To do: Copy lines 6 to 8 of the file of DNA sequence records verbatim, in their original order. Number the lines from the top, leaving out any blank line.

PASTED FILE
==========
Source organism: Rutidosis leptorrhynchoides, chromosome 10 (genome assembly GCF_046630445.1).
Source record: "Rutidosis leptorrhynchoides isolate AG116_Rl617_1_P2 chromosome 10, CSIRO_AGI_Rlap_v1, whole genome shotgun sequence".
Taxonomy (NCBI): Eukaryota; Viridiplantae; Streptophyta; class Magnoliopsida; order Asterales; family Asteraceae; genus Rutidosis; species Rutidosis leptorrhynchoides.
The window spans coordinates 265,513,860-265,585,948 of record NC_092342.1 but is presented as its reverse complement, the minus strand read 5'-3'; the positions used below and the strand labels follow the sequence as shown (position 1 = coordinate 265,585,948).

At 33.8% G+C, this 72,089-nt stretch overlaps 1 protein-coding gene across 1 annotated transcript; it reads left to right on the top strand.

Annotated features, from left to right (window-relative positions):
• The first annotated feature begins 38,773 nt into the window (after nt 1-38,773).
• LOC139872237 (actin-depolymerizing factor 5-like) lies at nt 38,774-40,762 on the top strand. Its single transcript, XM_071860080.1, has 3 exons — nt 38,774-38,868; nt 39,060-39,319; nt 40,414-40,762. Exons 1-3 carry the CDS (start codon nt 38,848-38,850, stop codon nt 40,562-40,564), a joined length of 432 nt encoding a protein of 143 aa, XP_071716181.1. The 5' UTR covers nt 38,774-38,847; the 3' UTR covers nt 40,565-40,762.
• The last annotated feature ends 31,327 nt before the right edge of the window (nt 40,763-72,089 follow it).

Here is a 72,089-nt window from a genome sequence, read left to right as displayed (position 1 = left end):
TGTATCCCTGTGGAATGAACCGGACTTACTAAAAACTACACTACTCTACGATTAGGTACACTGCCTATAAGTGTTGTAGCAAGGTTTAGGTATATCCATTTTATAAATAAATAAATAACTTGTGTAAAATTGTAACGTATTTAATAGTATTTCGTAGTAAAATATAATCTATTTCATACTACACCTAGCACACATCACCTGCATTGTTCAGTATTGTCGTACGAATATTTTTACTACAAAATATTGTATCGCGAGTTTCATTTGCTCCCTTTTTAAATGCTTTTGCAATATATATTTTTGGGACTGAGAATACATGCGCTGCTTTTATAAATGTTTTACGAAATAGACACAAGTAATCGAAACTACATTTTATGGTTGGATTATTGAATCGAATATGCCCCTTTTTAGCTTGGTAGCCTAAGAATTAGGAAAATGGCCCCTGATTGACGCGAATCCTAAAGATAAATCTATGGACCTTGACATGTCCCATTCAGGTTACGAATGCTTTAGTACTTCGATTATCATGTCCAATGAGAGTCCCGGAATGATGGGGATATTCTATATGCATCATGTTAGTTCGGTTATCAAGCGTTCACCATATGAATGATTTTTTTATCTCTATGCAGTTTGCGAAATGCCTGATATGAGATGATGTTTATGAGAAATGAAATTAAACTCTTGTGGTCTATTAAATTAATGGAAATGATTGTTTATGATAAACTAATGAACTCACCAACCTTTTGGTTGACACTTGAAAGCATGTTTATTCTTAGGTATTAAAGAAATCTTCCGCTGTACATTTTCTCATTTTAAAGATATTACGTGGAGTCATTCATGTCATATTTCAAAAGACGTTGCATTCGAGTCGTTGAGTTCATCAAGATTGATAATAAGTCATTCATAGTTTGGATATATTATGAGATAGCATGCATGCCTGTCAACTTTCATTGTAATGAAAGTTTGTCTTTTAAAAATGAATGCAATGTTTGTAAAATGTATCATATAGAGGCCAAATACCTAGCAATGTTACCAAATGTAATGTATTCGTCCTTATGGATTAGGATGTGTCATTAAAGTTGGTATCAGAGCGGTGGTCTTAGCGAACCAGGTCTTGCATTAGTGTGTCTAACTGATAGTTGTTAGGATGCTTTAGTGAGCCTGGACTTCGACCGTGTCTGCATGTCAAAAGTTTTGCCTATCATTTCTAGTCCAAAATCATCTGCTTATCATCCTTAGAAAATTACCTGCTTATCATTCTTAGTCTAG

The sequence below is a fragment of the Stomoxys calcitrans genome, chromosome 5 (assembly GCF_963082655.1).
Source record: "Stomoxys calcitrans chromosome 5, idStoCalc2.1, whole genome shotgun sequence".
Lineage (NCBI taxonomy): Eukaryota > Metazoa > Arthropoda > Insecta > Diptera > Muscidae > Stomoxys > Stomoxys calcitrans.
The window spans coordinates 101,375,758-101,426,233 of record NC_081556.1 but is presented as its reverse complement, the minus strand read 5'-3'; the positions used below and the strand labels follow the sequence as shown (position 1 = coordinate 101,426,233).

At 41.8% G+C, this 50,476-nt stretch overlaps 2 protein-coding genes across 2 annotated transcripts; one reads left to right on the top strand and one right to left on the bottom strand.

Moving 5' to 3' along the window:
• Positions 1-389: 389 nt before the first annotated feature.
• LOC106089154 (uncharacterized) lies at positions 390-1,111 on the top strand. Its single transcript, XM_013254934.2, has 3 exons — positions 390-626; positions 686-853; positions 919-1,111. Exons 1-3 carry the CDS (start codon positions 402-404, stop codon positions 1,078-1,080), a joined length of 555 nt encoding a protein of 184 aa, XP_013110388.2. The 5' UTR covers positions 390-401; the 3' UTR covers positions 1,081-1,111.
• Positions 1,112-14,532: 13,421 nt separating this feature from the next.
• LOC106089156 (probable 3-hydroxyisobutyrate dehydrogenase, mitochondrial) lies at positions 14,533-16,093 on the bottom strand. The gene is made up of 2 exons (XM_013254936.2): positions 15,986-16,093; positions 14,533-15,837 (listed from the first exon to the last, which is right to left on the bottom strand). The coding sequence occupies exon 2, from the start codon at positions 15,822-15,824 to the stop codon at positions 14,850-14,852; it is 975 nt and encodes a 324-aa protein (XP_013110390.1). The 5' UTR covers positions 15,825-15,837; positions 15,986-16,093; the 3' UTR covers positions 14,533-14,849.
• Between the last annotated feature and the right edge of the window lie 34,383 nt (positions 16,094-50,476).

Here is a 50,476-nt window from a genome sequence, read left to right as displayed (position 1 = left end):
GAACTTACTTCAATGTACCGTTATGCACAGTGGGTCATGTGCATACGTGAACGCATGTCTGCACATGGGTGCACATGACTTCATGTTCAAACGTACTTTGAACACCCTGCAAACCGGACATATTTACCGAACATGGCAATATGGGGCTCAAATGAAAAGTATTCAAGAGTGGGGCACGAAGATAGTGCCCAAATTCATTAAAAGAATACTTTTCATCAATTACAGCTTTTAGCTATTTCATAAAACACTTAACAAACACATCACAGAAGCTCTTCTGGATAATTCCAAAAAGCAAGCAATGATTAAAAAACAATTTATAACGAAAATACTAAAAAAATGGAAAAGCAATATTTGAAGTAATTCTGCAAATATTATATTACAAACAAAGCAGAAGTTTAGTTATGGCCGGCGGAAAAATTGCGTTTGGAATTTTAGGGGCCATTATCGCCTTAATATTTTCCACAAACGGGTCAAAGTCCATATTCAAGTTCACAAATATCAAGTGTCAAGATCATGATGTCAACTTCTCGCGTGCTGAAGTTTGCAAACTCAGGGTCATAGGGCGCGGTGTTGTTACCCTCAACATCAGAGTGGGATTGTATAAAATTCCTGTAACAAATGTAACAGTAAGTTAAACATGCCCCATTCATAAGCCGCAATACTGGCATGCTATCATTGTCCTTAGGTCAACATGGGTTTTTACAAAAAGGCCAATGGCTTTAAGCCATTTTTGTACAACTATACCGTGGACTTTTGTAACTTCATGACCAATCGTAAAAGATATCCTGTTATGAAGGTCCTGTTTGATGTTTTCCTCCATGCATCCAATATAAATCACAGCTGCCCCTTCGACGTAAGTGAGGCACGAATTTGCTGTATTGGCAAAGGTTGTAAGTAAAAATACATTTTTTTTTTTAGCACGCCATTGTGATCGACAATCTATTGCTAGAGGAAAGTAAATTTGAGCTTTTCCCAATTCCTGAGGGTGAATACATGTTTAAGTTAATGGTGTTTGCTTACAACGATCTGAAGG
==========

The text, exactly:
Annotated features, from left to right (window-relative positions):
• The first annotated feature begins 38,773 nt into the window (after nt 1-38,773).
• LOC139872237 (actin-depolymerizing factor 5-like) lies at nt 38,774-40,762 on the top strand. Its single transcript, XM_071860080.1, has 3 exons — nt 38,774-38,868; nt 39,060-39,319; nt 40,414-40,762. Exons 1-3 carry the CDS (start codon nt 38,848-38,850, stop codon nt 40,562-40,564), a joined length of 432 nt encoding a protein of 143 aa, XP_071716181.1. The 5' UTR covers nt 38,774-38,847; the 3' UTR covers nt 40,565-40,762.